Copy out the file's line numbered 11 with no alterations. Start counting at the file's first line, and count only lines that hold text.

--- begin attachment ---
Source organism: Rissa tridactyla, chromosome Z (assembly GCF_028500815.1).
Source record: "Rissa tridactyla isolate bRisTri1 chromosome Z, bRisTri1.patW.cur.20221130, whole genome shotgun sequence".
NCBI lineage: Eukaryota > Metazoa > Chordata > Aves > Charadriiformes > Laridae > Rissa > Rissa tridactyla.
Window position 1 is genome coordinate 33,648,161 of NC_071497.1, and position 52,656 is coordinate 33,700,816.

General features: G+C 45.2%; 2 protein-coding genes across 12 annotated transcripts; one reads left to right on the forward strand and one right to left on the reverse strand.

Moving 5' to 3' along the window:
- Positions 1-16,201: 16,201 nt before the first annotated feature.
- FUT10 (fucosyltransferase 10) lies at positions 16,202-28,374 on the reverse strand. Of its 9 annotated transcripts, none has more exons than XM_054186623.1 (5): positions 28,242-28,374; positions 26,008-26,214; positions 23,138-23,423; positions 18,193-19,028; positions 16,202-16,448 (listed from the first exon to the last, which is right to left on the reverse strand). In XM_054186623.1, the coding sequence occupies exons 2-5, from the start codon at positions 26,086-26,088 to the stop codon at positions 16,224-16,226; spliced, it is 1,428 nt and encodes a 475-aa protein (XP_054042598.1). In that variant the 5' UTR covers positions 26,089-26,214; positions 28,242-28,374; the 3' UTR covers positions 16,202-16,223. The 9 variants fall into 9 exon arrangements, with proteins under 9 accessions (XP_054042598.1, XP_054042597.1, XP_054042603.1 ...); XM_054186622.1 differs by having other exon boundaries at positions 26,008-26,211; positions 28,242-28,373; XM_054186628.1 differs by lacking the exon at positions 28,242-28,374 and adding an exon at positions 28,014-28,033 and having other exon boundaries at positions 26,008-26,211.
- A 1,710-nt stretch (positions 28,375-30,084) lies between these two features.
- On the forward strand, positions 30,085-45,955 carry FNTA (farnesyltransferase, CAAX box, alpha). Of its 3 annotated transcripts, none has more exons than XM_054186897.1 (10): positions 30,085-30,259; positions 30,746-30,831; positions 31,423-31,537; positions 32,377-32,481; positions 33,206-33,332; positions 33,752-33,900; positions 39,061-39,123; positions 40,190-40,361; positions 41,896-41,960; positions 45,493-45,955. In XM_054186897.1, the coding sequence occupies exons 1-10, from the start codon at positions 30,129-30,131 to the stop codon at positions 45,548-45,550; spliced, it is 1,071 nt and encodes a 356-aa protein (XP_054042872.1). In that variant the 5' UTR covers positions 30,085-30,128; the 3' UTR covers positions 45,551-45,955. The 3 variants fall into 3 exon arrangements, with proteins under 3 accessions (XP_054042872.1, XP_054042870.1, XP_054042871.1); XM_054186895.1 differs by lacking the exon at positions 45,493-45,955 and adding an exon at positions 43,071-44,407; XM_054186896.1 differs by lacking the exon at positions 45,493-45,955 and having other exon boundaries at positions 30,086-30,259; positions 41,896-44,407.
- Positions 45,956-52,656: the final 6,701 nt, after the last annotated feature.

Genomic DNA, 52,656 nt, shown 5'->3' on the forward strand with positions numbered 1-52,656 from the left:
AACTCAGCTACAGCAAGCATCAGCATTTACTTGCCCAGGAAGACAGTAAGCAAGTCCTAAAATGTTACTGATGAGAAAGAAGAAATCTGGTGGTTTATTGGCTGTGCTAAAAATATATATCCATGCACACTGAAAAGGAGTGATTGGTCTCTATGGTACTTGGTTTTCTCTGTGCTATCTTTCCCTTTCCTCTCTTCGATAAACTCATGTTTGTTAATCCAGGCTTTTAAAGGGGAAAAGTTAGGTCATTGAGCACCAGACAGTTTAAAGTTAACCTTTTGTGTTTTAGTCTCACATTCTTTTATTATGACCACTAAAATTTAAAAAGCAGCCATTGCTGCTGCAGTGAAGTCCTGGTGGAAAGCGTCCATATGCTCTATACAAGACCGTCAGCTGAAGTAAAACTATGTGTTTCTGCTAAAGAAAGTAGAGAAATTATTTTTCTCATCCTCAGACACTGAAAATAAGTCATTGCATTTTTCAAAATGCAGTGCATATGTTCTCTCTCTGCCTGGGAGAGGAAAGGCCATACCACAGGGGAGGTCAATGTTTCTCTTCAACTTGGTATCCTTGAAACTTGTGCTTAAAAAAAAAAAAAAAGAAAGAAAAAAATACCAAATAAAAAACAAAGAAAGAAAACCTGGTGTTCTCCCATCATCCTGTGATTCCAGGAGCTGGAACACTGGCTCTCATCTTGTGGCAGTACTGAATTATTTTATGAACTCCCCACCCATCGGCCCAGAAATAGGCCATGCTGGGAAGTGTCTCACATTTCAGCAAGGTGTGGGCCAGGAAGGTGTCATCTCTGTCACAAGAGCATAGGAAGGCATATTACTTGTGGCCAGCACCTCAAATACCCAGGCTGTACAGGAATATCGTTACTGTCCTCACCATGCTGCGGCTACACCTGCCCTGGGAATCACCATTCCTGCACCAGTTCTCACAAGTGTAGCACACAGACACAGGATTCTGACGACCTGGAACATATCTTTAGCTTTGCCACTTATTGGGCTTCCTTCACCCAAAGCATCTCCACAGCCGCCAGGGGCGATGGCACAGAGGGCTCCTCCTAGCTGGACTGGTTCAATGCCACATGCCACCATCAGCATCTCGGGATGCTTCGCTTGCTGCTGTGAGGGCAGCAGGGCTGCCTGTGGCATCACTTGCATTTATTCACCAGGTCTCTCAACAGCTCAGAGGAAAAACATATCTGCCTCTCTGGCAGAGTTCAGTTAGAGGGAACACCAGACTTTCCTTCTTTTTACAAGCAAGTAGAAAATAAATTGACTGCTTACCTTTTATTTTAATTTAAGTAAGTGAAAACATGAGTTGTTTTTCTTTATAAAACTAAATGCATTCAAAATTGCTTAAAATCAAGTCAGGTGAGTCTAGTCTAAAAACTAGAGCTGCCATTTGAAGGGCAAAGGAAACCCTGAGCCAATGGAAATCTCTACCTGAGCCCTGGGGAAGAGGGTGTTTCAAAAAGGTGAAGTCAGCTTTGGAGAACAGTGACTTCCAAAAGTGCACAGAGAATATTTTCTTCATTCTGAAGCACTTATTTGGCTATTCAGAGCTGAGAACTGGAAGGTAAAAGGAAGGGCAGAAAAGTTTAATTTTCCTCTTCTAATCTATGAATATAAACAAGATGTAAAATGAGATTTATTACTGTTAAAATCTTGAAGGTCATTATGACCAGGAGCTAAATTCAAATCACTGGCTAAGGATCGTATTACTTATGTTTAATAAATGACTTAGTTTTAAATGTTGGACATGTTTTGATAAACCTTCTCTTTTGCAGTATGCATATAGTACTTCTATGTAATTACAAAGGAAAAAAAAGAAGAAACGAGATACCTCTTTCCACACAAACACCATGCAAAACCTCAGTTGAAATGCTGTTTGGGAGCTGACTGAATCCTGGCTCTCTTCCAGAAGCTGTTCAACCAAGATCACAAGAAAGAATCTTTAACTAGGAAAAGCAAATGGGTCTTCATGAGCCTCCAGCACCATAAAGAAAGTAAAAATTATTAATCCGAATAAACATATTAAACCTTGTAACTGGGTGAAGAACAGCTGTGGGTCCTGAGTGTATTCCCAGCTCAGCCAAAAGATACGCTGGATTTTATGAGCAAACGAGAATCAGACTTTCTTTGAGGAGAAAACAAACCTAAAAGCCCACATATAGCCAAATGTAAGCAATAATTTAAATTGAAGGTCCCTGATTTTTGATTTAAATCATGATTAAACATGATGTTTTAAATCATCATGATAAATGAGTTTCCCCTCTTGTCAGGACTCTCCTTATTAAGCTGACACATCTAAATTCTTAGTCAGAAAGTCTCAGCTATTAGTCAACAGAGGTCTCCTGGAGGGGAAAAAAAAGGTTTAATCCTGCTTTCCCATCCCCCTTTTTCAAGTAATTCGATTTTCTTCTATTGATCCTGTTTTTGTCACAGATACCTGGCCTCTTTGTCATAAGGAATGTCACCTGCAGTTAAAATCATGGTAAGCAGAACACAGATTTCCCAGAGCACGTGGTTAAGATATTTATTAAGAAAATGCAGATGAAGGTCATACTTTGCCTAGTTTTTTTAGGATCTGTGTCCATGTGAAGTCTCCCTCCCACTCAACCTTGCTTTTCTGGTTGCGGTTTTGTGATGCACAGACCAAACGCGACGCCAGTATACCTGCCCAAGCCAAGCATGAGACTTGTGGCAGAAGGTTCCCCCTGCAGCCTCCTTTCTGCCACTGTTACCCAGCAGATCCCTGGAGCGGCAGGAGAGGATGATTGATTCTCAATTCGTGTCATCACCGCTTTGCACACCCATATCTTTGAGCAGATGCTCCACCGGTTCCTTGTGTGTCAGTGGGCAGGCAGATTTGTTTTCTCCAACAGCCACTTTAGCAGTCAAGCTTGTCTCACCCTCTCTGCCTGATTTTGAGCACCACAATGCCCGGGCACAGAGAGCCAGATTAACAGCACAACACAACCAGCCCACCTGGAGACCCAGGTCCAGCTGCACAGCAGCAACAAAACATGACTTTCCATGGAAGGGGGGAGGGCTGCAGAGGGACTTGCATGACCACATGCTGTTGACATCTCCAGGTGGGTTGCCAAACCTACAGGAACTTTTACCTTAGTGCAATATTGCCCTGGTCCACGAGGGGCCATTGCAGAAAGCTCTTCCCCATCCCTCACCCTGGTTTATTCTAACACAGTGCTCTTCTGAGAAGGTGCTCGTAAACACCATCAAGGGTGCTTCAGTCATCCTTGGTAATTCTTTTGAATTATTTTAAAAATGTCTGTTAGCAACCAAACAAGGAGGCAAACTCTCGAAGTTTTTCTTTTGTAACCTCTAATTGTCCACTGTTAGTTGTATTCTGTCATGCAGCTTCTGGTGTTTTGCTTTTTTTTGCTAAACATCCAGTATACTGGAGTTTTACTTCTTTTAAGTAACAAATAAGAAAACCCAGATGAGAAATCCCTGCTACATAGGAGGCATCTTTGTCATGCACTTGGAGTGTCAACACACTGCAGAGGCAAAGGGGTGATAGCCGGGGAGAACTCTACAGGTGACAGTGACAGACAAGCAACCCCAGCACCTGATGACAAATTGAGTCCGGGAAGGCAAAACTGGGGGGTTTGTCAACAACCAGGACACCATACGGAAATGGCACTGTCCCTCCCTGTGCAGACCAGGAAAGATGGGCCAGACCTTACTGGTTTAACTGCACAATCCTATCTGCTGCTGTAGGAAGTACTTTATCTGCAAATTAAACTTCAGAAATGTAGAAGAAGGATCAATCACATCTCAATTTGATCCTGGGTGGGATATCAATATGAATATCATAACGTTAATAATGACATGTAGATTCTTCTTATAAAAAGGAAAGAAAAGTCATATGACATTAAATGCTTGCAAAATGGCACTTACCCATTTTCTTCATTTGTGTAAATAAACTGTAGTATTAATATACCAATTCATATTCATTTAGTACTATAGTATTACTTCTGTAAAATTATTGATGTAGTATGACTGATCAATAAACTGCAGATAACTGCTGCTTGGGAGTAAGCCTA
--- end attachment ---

- Positions 45,956-52,656: the final 6,701 nt, after the last annotated feature.